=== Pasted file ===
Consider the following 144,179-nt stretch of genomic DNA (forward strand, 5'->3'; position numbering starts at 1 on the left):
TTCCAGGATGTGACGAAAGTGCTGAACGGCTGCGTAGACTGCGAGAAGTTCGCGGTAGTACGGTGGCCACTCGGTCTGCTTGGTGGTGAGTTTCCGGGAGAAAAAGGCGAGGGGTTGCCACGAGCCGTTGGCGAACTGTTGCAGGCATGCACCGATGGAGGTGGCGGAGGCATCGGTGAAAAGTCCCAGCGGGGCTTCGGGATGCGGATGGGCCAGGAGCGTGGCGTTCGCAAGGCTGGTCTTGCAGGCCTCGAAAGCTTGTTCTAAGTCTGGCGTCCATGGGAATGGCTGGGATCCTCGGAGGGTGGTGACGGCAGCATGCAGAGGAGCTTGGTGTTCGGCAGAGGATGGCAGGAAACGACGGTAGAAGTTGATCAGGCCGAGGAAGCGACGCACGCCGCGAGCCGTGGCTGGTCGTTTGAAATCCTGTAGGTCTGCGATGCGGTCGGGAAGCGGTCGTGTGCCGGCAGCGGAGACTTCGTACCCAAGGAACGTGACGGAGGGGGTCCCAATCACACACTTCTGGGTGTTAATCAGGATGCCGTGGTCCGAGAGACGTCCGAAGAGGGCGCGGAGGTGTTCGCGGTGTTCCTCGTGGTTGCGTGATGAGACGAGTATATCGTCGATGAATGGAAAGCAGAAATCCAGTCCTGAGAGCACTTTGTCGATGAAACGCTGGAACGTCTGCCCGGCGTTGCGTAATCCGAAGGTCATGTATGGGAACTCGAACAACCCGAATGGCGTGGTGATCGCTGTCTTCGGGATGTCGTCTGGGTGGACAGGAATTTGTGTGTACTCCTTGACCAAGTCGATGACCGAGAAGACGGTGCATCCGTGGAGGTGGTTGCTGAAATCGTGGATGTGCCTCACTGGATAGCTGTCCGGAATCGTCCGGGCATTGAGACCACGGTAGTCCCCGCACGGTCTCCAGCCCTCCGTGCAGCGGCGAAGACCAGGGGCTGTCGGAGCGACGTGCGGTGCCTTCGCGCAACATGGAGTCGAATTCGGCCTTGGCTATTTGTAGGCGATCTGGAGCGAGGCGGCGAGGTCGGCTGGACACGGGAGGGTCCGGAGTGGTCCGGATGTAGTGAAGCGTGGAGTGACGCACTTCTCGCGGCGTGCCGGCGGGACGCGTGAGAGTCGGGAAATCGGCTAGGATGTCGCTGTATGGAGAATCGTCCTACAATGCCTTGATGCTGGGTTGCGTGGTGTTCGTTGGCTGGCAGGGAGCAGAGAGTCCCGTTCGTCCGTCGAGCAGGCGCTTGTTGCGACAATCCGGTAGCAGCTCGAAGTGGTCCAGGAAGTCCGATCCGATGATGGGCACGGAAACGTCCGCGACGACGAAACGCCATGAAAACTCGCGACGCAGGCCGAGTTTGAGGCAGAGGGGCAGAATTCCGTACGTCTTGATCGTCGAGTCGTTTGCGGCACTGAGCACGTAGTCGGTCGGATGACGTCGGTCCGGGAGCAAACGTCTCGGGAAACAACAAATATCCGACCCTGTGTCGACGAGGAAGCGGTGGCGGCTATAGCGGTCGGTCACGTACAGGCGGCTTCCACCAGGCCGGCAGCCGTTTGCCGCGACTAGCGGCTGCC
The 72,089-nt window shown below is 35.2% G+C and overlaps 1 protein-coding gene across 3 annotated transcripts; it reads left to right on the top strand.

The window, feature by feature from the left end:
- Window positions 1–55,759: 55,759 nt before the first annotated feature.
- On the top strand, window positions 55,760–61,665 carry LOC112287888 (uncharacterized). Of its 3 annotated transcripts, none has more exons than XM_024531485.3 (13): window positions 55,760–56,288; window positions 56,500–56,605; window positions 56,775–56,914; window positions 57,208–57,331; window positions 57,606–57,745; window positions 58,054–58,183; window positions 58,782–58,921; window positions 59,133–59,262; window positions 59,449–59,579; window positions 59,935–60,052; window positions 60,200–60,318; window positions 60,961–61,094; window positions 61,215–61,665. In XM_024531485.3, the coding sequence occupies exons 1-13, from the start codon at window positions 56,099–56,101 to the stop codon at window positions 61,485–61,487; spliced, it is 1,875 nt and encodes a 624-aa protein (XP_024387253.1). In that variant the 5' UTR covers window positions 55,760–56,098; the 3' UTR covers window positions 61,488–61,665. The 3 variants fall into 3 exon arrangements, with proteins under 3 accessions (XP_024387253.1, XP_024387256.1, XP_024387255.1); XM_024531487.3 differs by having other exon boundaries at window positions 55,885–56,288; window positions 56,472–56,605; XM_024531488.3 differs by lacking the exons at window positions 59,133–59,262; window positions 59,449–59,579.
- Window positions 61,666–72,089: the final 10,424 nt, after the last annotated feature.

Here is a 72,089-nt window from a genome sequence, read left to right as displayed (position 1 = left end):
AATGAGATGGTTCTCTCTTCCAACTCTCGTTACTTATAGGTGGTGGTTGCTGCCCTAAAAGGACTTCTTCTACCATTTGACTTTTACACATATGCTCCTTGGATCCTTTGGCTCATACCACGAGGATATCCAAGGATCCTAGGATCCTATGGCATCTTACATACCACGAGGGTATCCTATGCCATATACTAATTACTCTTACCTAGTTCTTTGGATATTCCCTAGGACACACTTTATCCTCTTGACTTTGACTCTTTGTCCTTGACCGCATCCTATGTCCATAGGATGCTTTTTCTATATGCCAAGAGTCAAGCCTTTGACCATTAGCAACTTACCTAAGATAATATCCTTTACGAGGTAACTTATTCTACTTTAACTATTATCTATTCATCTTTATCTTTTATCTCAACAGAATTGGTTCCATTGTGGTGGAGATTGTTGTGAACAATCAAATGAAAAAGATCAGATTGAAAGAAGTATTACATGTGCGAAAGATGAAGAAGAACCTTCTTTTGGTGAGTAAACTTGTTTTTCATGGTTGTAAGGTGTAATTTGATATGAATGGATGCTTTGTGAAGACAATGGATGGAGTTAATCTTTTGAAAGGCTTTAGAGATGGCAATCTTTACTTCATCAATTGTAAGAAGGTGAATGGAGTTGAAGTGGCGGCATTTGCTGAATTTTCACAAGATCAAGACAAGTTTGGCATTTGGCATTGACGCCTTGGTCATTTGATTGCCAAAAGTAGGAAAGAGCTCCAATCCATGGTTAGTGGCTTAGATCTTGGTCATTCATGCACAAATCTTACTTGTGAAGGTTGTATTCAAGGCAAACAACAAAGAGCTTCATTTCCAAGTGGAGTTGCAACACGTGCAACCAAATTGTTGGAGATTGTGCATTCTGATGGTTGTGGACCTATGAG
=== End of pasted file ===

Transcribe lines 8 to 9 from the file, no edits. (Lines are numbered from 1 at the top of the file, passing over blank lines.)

Here is a 72,089-nt window from a genome sequence, read left to right as displayed (position 1 = left end):
AATGAGATGGTTCTCTCTTCCAACTCTCGTTACTTATAGGTGGTGGTTGCTGCCCTAAAAGGACTTCTTCTACCATTTGACTTTTACACATATGCTCCTTGGATCCTTTGGCTCATACCACGAGGATATCCAAGGATCCTAGGATCCTATGGCATCTTACATACCACGAGGGTATCCTATGCCATATACTAATTACTCTTACCTAGTTCTTTGGATATTCCCTAGGACACACTTTATCCTCTTGACTTTGACTCTTTGTCCTTGACCGCATCCTATGTCCATAGGATGCTTTTTCTATATGCCAAGAGTCAAGCCTTTGACCATTAGCAACTTACCTAAGATAATATCCTTTACGAGGTAACTTATTCTACTTTAACTATTATCTATTCATCTTTATCTTTTATCTCAACAGAATTGGTTCCATTGTGGTGGAGATTGTTGTGAACAATCAAATGAAAAAGATCAGATTGAAAGAAGTATTACATGTGCGAAAGATGAAGAAGAACCTTCTTTTGGTGAGTAAACTTGTTTTTCATGGTTGTAAGGTGTAATTTGATATGAATGGATGCTTTGTGAAGACAATGGATGGAGTTAATCTTTTGAAAGGCTTTAGAGATGGCAATCTTTACTTCATCAATTGTAAGAAGGTGAATGGAGTTGAAGTGGCGGCATTTGCTGAATTTTCACAAGATCAAGACAAGTTTGGCATTTGGCATTGACGCCTTGGTCATTTGATTGCCAAAAGTAGGAAAGAGCTCCAATCCATGGTTAGTGGCTTAGATCTTGGTCATTCATGCACAAATCTTACTTGTGAAGGTTGTATTCAAGGCAAACAACAAAGAGCTTCATTTCCAAGTGGAGTTGCAACACGTGCAACCAAATTGTTGGAGATTGTGCATTCTGATGGTTGTGGACCTATGAG